“No Beginning No End sums up how I feel about music right now,” says José James of his Blue Note Records debut. “I don’t want to be confined to any particular style. I decided I didn’t want to be considered a jazz singer anymore and that was really freeing. Once I realized that jazz singing is just something that I do and it’s just a label, it freed me as an artist to just write without any boundaries.”
No Beginning No End is a seamless musical experience that moves between different styles with remarkable fluidity, bound together by James’ transcendent voice. It marks a new chapter in the artistic journey of the 33-year-old singer/songwriter. Conceived, recorded and produced independently without any recording contract, the album is his most personal statement yet.
Along the way, he recruited a mighty team of collaborators that include noted producer/bassist Pino Palladino; pianist/composer and fellow Blue Note artist Robert Glasper; R&B singer/songwriter/guitarist Emily King; international French-Moroccan singing star Hindi Zahra; and the 2011 Thelonious Monk International Piano Competition winner Kris Bowers. “I feel like this is my first album as an artist,” James says, “This is the first time in which there were no label, no A&R – nothing but myself and my relationship and history with my music.”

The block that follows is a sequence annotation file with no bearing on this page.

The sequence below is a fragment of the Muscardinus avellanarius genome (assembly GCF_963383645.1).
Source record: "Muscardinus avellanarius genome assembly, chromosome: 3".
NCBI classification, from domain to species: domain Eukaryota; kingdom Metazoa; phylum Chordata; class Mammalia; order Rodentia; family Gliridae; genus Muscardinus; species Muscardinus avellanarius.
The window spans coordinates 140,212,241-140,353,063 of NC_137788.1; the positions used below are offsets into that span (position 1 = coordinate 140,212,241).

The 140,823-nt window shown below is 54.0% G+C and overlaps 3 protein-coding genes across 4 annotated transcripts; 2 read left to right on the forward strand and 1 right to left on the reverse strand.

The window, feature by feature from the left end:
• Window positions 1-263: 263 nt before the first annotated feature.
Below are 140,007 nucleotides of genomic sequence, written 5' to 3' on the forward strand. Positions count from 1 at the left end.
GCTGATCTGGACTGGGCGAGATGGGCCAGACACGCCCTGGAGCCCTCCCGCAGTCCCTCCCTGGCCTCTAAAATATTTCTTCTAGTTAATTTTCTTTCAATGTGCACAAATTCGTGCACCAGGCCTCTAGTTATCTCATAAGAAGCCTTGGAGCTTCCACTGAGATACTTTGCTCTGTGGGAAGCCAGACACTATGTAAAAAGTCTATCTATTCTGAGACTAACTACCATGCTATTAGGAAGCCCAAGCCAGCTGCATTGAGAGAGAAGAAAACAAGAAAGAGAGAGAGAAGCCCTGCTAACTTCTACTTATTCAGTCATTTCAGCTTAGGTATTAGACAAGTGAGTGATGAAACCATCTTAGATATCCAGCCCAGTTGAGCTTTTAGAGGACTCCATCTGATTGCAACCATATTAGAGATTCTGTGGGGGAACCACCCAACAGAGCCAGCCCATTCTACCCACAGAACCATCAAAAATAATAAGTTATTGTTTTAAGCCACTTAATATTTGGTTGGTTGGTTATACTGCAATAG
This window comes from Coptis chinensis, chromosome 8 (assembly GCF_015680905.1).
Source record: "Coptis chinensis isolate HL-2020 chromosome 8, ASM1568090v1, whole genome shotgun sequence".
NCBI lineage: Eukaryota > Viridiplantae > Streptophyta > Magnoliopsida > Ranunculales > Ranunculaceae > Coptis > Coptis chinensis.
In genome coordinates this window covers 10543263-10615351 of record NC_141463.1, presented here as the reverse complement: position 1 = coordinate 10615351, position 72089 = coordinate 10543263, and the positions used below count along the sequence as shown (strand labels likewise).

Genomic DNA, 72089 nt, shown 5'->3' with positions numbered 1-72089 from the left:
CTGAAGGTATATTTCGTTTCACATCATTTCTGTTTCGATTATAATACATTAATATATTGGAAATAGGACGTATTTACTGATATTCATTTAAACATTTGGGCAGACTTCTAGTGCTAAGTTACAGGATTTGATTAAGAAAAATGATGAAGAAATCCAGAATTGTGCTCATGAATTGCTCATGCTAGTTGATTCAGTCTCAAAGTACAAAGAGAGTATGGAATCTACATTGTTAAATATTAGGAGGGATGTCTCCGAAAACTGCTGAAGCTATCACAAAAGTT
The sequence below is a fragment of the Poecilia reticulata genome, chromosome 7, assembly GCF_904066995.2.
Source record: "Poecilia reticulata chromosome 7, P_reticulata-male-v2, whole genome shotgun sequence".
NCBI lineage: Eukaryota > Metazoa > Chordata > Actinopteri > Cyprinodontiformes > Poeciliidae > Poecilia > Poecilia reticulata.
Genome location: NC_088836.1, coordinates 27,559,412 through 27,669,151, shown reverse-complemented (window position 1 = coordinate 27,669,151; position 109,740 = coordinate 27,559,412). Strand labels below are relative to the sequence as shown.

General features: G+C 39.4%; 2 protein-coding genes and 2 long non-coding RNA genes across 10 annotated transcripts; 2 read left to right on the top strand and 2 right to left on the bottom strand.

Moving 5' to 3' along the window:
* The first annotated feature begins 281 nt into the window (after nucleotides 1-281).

James has already established himself as a trailblazer for his intoxicating blend of jazz, hip-hop, R&B and electronica from his previous three albums. His 2008 debut The Dreamer and its 2010 follow-up, BlackMagic – both produced by the world-renowned DJ Gilles Peterson – transformed the Minneapolis-born, New York-based singer into an underground sensation in both the modern jazz and DJ culture scenes. His musical path follows its own rhyme and reason. James is a musical omnivore, an artist that resists being pigeonholed, equally at ease on stage with jazz legend McCoy Tyner as he is in the studio with rapper Oh No or electronica pioneer Flying Lotus.
Ben Ratliff described James’ musical magic in a February 2012 edition of The New York Times: “He’s a romantic baritone with a deep-funk band, stretching out songs, evoking both the ’70s of Roberta Flack and Gil Scott-Heron and the ’90s and oughts of J Dilla,” then making smart comparisons to R&B superstar D’Angelo but distinguishing James as “a very different kind of singer than D’Angelo. He’s a little more acoustic singer-songwriter, a little more delicate.”